Competing U.S. proposals that would require companies to disclose their beneficial owners have gained unprecedented momentum in recent months, with no signs of a consolidated measure in sight. On May 5th, the Obama administration announced a raft of initiatives with the aim of increasing corporate transparency, including plans for draft legislation that would obligate U.S. firms to submit the identities of their true owners directly to the Treasury Department in an effort to bolster federal investigations. The announcement followed the February introduction by Sen. Sheldon Whitehouse (D-RI) of the Incorporation Transparency and Law Enforcement Assistance Act, or ITLEA, which would...
U.S. lawmakers Wednesday pledged a potentially broad overhaul of U.S. anti-money laundering rules and considered draft legislation that would require corporate and legal entities to identify their beneficial owners.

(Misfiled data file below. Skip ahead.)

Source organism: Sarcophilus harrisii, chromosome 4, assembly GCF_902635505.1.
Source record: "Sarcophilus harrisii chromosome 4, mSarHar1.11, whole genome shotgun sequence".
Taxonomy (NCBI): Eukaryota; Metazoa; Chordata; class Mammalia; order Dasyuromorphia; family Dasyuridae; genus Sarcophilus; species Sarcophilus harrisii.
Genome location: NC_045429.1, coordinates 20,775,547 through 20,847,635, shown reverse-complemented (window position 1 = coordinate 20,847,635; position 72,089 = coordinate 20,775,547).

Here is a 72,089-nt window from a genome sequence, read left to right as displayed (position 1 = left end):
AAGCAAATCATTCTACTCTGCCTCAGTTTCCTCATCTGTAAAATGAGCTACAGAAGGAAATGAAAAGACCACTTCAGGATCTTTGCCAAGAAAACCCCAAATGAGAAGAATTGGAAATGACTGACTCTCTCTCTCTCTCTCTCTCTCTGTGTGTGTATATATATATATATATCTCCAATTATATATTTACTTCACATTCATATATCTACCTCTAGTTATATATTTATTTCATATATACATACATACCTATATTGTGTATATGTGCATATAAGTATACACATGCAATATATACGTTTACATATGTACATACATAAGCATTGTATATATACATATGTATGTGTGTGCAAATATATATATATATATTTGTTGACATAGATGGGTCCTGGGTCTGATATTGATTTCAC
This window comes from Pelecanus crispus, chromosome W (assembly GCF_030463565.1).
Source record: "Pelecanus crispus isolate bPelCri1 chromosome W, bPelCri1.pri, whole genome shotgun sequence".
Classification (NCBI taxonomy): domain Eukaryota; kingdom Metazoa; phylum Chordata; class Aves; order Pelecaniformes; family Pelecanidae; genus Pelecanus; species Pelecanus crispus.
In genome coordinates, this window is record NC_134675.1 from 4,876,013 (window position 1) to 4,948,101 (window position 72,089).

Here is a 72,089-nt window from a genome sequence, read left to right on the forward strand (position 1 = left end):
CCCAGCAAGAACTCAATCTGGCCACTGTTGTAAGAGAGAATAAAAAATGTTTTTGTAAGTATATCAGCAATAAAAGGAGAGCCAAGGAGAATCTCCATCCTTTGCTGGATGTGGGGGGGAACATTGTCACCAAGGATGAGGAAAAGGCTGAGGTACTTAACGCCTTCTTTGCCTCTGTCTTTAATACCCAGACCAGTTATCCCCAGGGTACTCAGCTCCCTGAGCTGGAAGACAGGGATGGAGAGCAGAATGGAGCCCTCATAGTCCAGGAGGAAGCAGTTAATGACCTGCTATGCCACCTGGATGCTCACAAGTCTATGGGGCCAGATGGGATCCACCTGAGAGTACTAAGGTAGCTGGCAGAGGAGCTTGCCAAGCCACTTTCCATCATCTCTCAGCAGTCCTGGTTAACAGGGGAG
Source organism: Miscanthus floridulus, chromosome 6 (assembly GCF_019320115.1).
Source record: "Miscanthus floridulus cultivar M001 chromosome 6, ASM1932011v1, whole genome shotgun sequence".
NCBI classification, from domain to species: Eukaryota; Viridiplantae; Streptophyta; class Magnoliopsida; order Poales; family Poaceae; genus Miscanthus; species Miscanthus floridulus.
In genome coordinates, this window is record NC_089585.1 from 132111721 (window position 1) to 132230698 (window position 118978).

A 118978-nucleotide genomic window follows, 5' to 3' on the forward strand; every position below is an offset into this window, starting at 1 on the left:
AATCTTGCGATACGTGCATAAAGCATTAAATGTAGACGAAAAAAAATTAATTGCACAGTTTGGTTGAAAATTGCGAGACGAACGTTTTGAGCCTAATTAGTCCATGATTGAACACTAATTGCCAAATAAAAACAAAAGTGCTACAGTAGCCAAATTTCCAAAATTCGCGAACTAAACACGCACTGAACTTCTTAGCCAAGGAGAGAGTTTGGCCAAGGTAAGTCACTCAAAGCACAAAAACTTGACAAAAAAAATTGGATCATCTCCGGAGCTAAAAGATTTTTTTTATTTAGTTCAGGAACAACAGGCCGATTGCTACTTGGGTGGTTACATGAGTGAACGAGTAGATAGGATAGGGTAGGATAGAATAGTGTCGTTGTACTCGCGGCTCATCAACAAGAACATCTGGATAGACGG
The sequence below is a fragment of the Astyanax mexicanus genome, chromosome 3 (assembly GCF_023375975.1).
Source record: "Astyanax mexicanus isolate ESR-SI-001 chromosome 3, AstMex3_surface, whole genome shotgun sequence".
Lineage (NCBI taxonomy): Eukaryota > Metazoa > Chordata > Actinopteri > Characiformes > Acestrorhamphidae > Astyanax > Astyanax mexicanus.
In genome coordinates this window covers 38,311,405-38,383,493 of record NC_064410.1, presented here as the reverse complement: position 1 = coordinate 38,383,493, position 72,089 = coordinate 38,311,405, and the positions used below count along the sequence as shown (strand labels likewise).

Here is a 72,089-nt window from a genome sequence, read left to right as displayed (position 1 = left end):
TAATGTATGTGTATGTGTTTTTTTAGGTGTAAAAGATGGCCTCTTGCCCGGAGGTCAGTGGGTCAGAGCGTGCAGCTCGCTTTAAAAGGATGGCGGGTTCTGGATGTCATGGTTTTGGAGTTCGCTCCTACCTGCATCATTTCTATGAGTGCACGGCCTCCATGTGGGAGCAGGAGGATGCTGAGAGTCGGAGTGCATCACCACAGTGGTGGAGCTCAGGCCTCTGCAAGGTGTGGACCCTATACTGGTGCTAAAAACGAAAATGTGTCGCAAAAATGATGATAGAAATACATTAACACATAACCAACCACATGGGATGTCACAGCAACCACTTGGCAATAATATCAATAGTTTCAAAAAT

An intergovernmental group tasked with monitoring how effectively nations fight money laundering and terrorist financing is set to criticize the United States for failing to address several long-term deficiencies in the country's laws and regulations.
Draft U.S. Treasury Department rules on customer due diligence requirements for financial institutions would not prevent criminals from exploiting shell companies, according to Elise Bean, former staff director and chief counsel of the Permanent Subcommittee on Investigations.
As the U.S. Treasury Department readies beneficial ownership rules for financial institutions, senators are weighing the introduction of two competing corporate transparency bills that would require disclosures by private companies.
The chairman of the U.S. Senate's Permanent Subcommittee on Investigations will reintroduce a measure that would require company formation agents to record beneficial ownership data, a government official said Tuesday.